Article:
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fountains and s cracks

updated fri 16 oct 98


Peter Atwood on mon 12 oct 98

Howdy all,

I want to start out by saying how much I've
been appreciating all the good advice that I
find on this list. The recent posts on s cracks
have really piqued my interest and in particular
the many different solutions that have been offered.
I recently threw a bunch of small bowls and plates
off the hump and had a lot of s cracks. Very
frustrating. Now I will try compressing the bottom
at the end, adding a small amount of clay to the
foot after trimming, burnishing the bottom after
trimming and sand and balloon trick. Maybe I'll
get scientific about it and see which of these
methods is best for me.

I've been having a hard time getting into throwing
lately mostly because I have a show coming up next
week and it has been requiring all of my attention.
The show is going to be in the Barnes Gallery of
Leverett Crafts and Arts in Leverett, Mass
(5 minutes north of Amherst, 20 minutes east of
Northampton) and is going to be my first solo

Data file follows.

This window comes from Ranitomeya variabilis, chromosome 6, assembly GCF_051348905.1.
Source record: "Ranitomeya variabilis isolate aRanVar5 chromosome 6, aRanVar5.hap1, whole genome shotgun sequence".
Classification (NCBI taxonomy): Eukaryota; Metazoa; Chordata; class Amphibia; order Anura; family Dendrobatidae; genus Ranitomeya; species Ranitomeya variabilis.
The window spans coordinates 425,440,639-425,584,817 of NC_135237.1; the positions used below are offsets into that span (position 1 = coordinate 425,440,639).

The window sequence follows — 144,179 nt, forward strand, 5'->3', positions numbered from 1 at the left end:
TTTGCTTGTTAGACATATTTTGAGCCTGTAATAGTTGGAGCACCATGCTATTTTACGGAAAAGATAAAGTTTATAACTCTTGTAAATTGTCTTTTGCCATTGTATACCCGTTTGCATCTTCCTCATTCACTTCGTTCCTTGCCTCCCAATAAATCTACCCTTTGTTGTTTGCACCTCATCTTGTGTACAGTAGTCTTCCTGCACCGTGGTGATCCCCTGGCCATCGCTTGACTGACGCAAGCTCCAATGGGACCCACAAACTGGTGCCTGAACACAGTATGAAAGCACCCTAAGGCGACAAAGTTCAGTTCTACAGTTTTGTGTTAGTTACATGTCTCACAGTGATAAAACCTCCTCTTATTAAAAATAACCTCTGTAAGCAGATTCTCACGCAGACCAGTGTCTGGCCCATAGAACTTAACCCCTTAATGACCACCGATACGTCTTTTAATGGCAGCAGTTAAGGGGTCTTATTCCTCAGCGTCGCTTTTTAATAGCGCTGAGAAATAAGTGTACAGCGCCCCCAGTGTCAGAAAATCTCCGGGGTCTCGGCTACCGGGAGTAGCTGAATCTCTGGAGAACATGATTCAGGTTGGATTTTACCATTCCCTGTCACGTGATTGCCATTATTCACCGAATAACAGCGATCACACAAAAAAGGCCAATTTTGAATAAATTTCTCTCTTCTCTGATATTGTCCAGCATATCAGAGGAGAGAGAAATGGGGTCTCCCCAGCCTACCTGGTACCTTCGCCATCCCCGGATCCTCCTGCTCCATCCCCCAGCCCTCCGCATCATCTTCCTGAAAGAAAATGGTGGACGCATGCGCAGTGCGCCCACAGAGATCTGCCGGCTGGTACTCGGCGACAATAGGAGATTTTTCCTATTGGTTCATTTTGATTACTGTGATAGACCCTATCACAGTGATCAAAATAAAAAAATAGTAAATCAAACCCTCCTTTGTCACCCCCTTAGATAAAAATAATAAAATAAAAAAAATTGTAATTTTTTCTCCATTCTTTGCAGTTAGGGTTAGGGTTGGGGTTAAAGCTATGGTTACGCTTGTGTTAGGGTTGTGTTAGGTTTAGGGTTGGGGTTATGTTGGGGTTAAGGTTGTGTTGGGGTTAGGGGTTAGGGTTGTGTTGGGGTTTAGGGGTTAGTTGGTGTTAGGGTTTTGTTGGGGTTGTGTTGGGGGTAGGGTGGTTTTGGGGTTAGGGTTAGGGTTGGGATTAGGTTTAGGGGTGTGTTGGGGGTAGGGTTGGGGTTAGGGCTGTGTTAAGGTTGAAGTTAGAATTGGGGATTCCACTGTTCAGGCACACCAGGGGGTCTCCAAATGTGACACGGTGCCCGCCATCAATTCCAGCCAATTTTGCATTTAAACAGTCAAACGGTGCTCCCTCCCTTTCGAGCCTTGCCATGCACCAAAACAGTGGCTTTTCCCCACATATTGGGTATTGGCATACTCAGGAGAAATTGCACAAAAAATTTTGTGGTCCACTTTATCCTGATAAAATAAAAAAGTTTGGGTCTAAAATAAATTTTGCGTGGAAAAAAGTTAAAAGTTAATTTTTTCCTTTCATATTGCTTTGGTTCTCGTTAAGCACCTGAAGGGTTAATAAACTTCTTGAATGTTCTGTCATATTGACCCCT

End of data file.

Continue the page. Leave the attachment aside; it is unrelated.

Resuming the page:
show. I will be exhibiting about 18 tabletop

Most of my fountains are high fire although a
few are cone 6 and a couple are raku. I've spent much
of the summer working on bowls and towers and the
problems of fitting the pumps and the tubing and
learning how water flows and falls. It has been a blast!
At the same time there have been many challenges in
getting trhe glazes to work out.

Glazes are so damned tricky. I find that I like the
simplicity of raku the best. Maybe it's because
raku reminds me of my training as a blacksmith when
I was 21- taking things out of a hot fire and doing
something to them is very natural to me.

I'm getting the hang of this high fire stuff though.
Some of my glazes actually come out consistently now!
Since I started in clay last October I have been
continually amazed by the challenges of it all.
The complex chemistry, the subtleties of form
the inventiveness of people have been amazing and
have really awakened my own creativity. I have met
so many great potters and people who appreciate pots.
What fun!

Everyone is welcome to come to the fountain show.
The reception is from 3-5 on Saturday October 17.
Email me for directions.

Refreshments will be served including my own
homemade honey mead which has been aging for about
one year and is just now starting to peak. For those
who don't know, mead is a white wine that is made from
honey, yeast and water and is probably man's oldest drink.
Absolutely delicious.

--Peter Atwood

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beth williams on thu 15 oct 98

Hey Peter!
Just checked out your website and your fountains are great! Have one
question though - how do you waterproof your raku? My experience has been
that raku leaks like a sieve!!!!!!
Good luck with your show!
Beth in NC